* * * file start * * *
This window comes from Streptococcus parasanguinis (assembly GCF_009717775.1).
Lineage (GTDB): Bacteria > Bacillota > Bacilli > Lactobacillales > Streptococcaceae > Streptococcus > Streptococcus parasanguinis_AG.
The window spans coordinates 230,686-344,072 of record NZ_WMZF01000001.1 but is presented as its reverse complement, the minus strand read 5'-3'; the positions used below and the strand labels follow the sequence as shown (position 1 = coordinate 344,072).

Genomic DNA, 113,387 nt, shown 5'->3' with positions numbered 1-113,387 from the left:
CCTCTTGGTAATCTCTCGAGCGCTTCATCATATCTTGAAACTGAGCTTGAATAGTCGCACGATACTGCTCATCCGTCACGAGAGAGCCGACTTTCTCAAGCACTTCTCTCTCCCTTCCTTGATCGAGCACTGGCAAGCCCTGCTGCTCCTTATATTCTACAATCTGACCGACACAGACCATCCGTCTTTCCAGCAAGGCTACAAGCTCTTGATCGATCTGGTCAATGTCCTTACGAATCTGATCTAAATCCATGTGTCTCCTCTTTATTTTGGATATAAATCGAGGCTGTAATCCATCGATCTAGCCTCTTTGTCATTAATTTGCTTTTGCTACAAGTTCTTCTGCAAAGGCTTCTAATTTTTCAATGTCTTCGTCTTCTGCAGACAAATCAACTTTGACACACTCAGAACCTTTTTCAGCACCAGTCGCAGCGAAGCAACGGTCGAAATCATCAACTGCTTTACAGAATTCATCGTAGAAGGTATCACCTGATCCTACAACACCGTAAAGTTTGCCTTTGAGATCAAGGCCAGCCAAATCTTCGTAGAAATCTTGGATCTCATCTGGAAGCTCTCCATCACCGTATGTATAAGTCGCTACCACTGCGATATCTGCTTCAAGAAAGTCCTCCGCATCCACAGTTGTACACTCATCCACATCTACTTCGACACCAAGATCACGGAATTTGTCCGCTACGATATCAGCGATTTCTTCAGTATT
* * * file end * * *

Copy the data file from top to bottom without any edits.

This window comes from Streptococcus parasanguinis (assembly GCF_009717775.1).
Lineage (GTDB): Bacteria > Bacillota > Bacilli > Lactobacillales > Streptococcaceae > Streptococcus > Streptococcus parasanguinis_AG.
The window spans coordinates 230,686-344,072 of record NZ_WMZF01000001.1 but is presented as its reverse complement, the minus strand read 5'-3'; the positions used below and the strand labels follow the sequence as shown (position 1 = coordinate 344,072).

Genomic DNA, 113,387 nt, shown 5'->3' with positions numbered 1-113,387 from the left:
CCTCTTGGTAATCTCTCGAGCGCTTCATCATATCTTGAAACTGAGCTTGAATAGTCGCACGATACTGCTCATCCGTCACGAGAGAGCCGACTTTCTCAAGCACTTCTCTCTCCCTTCCTTGATCGAGCACTGGCAAGCCCTGCTGCTCCTTATATTCTACAATCTGACCGACACAGACCATCCGTCTTTCCAGCAAGGCTACAAGCTCTTGATCGATCTGGTCAATGTCCTTACGAATCTGATCTAAATCCATGTGTCTCCTCTTTATTTTGGATATAAATCGAGGCTGTAATCCATCGATCTAGCCTCTTTGTCATTAATTTGCTTTTGCTACAAGTTCTTCTGCAAAGGCTTCTAATTTTTCAATGTCTTCGTCTTCTGCAGACAAATCAACTTTGACACACTCAGAACCTTTTTCAGCACCAGTCGCAGCGAAGCAACGGTCGAAATCATCAACTGCTTTACAGAATTCATCGTAGAAGGTATCACCTGATCCTACAACACCGTAAAGTTTGCCTTTGAGATCAAGGCCAGCCAAATCTTCGTAGAAATCTTGGATCTCATCTGGAAGCTCTCCATCACCGTATGTATAAGTCGCTACCACTGCGATATCTGCTTCAAGAAAGTCCTCCGCATCCACAGTTGTACACTCATCCACATCTACTTCGACACCAAGATCACGGAATTTGTCCGCTACGATATCAGCGATTTCTTCAGTATT